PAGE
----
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A woman in her 60s presented with a history of persistent globus pharyngis spanning 2 decades. She stated that she had no other symptoms, and her family medical history was not remarkable. On examination, the rigid indirect laryngoscopy revealed yellowish floppy granular proliferation affecting the bilateral arytenoids and posterior aspects of the aryepiglottic folds, with symmetrical vocal cord motion (Figure, A). The main lesions were clearly demarcated from the surrounding normal mucosa. The patient then underwent microlaryngeal surgery with biopsy under general anesthesia. The nidus was fragile and bled copiously when traumatized. The specimens mounted on the hematoxylin-eosin slides showed eosinophilic amorphous material underlying the epithelium (Figure, B). Staining for thioflavin T revealed yellow-green fluorescence (Figure, C). The fibrillar component emitted a characteristic apple-green birefringence under polarized light after binding to Congo red dye. No clinical evidence of systemic involvement and/or plasma cell dyscrasia was found.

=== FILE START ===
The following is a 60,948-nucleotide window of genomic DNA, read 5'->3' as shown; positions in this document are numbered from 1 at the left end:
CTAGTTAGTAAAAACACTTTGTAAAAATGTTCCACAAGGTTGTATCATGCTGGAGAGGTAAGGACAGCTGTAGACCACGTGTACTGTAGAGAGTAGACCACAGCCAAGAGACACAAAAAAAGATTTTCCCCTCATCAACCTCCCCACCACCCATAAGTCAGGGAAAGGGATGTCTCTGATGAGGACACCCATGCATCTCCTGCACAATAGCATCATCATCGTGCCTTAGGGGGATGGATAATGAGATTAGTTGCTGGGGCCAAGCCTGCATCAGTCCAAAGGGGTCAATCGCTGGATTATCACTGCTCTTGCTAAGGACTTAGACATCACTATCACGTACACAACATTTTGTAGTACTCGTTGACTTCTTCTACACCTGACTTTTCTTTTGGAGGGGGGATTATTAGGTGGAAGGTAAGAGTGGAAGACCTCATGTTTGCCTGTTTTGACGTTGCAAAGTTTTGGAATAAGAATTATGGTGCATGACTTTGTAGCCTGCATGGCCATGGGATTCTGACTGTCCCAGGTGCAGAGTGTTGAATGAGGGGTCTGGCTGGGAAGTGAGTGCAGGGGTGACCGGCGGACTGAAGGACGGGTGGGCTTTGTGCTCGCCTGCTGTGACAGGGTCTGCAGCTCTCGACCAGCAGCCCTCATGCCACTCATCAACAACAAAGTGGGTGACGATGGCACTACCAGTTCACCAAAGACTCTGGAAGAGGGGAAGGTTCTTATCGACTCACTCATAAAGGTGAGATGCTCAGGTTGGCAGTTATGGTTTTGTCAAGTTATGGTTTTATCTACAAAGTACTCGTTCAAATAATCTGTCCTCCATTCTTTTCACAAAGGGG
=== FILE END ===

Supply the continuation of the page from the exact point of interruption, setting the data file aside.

Lin Y, Lee H, Lin M. Waxy Laryngeal Mass. JAMA Otolaryngol Head Neck Surg. 2015;141(9):853-854. doi:10.1001/jamaoto.2015.1491